Discrimination Can Affect Young Children’s Mental Health, Behavior
Children who reported discrimination and had a low sense of ethnic or racial identity were at high risk for anxiety, depression and other mental health and behavior problems, researchers found. Elsewhere, the Wounded Warrior Project is expanding its mental health services for veterans.
The California Health Report:
Study: Racism Affects Even Young Kids' Mental And Behavioral Health
Young children who experience discrimination are at heightened risk for mental health and behavior problems, but less so if they have a strong sense of racial and ethnic identity, a new study suggests. Researchers at UC Riverside and Clark University, Mass., studied more than 170 children attending schools in Southern California’s Inland Empire. ... At age 7, the researchers explained the concept of discrimination in simple terms to the children, and asked if they’d ever felt discriminated against by peers, teachers or others because of their skin color, language, accent, culture or country of origin. More than half of the children reported such experiences. (Boyd-Barrett, 10/29)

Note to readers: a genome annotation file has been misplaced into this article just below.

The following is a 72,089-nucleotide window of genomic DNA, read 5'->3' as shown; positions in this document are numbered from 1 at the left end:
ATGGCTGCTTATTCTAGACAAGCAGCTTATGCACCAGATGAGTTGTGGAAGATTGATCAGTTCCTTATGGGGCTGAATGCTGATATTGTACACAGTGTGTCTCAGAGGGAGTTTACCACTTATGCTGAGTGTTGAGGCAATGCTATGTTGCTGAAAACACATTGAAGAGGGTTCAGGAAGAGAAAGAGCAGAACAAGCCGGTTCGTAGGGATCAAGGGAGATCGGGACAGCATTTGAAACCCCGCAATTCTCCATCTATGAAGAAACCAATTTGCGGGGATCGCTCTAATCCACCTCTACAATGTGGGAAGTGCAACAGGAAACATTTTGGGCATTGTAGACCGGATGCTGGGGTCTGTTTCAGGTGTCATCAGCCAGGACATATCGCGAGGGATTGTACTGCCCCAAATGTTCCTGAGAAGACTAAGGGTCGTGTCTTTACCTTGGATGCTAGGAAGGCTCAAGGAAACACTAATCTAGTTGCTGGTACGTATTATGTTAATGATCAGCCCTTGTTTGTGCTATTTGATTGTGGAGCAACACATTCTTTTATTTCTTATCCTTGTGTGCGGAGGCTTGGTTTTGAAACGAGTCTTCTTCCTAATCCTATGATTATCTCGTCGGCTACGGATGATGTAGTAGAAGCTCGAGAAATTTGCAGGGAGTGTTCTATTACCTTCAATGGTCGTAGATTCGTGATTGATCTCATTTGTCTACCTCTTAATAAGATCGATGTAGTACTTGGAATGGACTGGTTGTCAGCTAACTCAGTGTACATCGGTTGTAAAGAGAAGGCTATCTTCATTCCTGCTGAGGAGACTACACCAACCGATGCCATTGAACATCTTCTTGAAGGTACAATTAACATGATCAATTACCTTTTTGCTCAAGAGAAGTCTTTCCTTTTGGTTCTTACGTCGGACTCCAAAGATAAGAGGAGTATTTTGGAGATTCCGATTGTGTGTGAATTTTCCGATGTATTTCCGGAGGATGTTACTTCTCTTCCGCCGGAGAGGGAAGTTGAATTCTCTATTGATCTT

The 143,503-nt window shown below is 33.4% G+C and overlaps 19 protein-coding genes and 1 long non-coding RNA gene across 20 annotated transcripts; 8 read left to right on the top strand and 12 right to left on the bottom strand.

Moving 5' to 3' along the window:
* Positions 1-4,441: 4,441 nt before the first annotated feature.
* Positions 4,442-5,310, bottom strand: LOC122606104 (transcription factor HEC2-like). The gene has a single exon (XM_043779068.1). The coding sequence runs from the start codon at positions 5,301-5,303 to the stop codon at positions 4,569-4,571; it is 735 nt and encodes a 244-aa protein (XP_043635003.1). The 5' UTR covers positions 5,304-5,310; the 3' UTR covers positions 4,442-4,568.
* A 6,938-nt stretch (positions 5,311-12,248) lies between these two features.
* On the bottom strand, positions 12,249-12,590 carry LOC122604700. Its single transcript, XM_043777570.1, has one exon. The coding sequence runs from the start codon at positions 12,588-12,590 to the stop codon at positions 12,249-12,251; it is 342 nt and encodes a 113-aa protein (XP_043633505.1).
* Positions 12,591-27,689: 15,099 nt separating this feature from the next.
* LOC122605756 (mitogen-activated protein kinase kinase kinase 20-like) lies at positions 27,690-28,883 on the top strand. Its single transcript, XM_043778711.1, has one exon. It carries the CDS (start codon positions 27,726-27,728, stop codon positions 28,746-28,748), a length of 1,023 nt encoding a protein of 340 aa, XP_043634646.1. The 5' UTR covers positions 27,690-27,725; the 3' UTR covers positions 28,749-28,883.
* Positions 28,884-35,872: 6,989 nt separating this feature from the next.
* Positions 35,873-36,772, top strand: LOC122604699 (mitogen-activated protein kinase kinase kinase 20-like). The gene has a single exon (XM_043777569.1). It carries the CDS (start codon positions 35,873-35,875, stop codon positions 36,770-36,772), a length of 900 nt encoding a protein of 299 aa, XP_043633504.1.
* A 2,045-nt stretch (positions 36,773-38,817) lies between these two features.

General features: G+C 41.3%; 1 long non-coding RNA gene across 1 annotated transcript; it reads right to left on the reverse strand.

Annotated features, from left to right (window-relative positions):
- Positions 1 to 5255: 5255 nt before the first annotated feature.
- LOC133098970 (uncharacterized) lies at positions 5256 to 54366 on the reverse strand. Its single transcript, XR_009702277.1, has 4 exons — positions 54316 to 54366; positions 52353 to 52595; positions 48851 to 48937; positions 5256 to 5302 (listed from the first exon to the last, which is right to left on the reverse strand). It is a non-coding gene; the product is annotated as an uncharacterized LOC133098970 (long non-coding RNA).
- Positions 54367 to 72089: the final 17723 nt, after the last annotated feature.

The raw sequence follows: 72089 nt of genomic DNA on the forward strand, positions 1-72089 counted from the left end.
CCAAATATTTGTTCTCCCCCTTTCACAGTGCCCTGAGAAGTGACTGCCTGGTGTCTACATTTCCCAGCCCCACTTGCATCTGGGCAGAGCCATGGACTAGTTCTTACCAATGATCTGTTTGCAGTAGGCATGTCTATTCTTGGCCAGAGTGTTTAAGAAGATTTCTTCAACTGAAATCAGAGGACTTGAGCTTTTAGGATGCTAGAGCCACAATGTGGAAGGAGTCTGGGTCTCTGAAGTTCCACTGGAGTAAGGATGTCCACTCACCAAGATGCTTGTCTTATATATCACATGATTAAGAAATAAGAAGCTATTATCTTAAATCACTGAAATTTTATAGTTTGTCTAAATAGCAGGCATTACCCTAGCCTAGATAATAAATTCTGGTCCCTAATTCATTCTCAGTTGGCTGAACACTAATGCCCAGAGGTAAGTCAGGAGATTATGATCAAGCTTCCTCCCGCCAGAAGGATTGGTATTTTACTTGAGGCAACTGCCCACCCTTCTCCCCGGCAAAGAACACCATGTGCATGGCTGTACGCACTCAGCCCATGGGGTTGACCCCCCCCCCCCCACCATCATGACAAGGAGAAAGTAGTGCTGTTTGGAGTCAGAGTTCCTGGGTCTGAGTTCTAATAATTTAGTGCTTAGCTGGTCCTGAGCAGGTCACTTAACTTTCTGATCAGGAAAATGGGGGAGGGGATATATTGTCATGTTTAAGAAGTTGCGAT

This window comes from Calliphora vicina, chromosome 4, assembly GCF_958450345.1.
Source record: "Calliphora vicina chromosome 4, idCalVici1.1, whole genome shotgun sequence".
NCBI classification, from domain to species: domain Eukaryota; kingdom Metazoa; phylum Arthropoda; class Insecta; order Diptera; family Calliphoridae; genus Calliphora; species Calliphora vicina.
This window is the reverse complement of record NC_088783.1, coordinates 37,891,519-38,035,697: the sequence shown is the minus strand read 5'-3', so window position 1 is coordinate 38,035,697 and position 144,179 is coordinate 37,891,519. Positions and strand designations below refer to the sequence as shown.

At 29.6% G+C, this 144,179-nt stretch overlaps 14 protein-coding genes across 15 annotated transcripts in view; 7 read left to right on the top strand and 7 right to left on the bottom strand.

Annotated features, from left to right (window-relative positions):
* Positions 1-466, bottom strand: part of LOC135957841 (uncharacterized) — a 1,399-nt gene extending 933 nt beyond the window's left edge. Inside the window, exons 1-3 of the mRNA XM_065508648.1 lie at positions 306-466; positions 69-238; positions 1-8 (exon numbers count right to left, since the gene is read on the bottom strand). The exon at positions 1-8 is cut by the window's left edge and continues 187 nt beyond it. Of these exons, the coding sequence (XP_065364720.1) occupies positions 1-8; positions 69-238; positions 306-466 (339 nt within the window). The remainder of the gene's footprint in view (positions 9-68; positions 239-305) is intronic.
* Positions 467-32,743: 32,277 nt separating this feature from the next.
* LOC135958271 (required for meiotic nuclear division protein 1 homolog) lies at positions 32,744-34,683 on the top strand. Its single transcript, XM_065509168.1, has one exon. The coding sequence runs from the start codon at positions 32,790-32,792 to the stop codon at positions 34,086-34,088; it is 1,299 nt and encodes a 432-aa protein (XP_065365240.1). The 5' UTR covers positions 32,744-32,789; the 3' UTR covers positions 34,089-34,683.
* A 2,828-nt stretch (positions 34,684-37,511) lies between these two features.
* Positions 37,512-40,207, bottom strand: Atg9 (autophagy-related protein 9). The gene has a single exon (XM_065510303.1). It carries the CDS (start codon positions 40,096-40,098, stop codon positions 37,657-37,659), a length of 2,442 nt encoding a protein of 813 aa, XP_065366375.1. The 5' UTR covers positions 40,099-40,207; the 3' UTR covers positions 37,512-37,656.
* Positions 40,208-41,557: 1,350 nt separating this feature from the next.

Wounded Warrior Project Expands Mental Health Care Services For Veterans
As suicide rates among veterans remain high, the Wounded Warrior Project has committed to expanding its mental health care services to reach about 5,000 additional veterans across the nation over the next five years. ... The network, which was launched in 2016, sponsors veterans through an intensive, two- to three-week program to help them cope with post-traumatic stress disorder and traumatic brain injury at one of four academic medical centers: UCLA Health in California, Emory Healthcare in Georgia, Rush University Medical Center in Illinois and Massachusetts General Hospital. (Balch, 10/29)